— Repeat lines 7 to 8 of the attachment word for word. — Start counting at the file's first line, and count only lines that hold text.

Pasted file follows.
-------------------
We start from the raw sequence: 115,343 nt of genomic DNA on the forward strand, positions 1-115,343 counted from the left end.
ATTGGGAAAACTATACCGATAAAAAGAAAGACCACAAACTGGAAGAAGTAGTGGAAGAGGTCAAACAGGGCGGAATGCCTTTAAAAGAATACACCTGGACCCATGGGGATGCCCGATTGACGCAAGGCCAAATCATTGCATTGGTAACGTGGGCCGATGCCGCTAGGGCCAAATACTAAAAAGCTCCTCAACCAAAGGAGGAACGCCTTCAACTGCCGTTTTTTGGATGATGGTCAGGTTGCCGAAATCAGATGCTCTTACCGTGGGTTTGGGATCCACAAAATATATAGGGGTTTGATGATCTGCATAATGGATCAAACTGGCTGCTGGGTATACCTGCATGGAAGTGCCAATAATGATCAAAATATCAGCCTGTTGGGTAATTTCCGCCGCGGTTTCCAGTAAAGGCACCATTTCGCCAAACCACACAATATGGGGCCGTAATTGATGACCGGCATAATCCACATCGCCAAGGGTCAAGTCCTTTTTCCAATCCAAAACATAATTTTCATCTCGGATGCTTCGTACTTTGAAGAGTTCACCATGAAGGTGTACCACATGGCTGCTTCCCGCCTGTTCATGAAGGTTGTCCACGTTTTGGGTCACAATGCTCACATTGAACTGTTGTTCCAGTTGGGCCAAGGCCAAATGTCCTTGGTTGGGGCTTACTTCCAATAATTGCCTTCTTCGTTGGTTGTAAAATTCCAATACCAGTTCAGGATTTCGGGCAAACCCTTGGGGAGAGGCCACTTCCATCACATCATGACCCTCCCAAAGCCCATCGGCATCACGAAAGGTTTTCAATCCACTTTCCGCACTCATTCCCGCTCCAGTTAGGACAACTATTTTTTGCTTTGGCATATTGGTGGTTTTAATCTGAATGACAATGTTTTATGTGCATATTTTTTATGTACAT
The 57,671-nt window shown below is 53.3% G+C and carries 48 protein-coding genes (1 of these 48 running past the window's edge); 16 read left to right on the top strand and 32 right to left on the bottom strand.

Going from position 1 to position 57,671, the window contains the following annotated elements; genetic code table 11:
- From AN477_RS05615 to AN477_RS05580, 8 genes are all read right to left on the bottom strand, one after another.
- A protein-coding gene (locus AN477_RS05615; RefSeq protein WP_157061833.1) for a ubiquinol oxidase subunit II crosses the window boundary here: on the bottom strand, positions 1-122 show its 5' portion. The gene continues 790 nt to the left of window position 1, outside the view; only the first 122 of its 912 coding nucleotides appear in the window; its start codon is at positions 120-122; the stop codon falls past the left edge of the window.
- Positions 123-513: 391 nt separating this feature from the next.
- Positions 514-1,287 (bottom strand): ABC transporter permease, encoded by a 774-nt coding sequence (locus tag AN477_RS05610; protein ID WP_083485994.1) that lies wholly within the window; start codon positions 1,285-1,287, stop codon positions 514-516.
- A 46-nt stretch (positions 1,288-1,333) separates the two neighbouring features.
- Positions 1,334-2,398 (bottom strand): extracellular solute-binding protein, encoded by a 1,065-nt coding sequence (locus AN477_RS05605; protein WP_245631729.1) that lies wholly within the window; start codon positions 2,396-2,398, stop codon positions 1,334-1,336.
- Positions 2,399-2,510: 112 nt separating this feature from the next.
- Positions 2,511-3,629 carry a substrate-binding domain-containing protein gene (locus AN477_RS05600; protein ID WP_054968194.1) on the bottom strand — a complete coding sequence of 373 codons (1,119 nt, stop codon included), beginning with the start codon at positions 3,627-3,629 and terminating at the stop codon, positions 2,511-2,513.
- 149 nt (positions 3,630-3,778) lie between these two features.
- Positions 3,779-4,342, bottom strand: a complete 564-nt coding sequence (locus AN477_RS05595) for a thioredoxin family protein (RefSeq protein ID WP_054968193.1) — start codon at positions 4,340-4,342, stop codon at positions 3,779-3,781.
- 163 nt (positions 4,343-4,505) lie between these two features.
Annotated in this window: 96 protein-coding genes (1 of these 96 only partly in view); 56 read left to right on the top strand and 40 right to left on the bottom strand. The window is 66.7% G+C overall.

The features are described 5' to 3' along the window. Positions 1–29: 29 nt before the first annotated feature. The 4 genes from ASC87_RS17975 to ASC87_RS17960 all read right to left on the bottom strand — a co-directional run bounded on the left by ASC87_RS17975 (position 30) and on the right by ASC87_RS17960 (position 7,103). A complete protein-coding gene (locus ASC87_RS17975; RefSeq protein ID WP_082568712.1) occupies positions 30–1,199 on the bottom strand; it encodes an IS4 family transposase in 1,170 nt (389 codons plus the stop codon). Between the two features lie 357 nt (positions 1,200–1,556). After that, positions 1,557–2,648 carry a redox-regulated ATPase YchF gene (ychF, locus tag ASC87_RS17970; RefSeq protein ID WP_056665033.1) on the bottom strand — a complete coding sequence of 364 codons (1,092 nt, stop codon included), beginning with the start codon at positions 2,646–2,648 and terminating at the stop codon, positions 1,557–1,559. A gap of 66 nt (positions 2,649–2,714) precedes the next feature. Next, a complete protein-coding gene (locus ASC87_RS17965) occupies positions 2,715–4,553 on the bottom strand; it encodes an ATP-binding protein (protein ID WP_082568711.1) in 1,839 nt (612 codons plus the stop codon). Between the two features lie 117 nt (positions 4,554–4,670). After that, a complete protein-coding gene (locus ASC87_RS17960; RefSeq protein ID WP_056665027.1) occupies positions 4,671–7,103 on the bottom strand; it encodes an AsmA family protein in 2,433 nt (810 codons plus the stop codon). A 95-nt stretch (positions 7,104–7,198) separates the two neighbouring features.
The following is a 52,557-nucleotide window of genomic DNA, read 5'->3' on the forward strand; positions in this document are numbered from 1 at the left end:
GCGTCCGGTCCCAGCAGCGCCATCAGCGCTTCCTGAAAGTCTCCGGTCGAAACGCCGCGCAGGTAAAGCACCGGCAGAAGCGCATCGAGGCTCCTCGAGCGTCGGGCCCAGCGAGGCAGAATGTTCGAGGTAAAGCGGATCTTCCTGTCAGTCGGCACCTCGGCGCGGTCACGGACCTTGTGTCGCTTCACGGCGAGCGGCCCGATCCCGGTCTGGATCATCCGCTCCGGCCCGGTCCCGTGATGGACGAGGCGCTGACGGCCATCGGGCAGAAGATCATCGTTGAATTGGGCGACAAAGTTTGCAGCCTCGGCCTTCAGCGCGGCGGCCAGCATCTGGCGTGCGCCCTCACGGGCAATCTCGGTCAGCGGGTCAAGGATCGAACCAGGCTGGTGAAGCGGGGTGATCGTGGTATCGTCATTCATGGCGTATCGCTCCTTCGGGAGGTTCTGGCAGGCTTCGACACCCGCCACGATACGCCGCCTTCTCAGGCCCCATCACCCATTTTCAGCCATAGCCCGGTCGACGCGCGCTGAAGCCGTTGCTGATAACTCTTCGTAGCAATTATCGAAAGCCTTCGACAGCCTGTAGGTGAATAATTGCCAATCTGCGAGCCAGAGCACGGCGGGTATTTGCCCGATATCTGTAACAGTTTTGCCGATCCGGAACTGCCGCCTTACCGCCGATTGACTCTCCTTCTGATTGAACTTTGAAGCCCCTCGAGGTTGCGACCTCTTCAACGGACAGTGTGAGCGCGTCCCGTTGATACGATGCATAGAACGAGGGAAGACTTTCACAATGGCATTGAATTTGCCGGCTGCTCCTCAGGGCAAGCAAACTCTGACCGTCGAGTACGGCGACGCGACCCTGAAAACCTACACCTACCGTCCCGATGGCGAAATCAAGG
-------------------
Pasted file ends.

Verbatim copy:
- Positions 123-513: 391 nt separating this feature from the next.
- Positions 514-1,287 (bottom strand): ABC transporter permease, encoded by a 774-nt coding sequence (locus tag AN477_RS05610; protein ID WP_083485994.1) that lies wholly within the window; start codon positions 1,285-1,287, stop codon positions 514-516.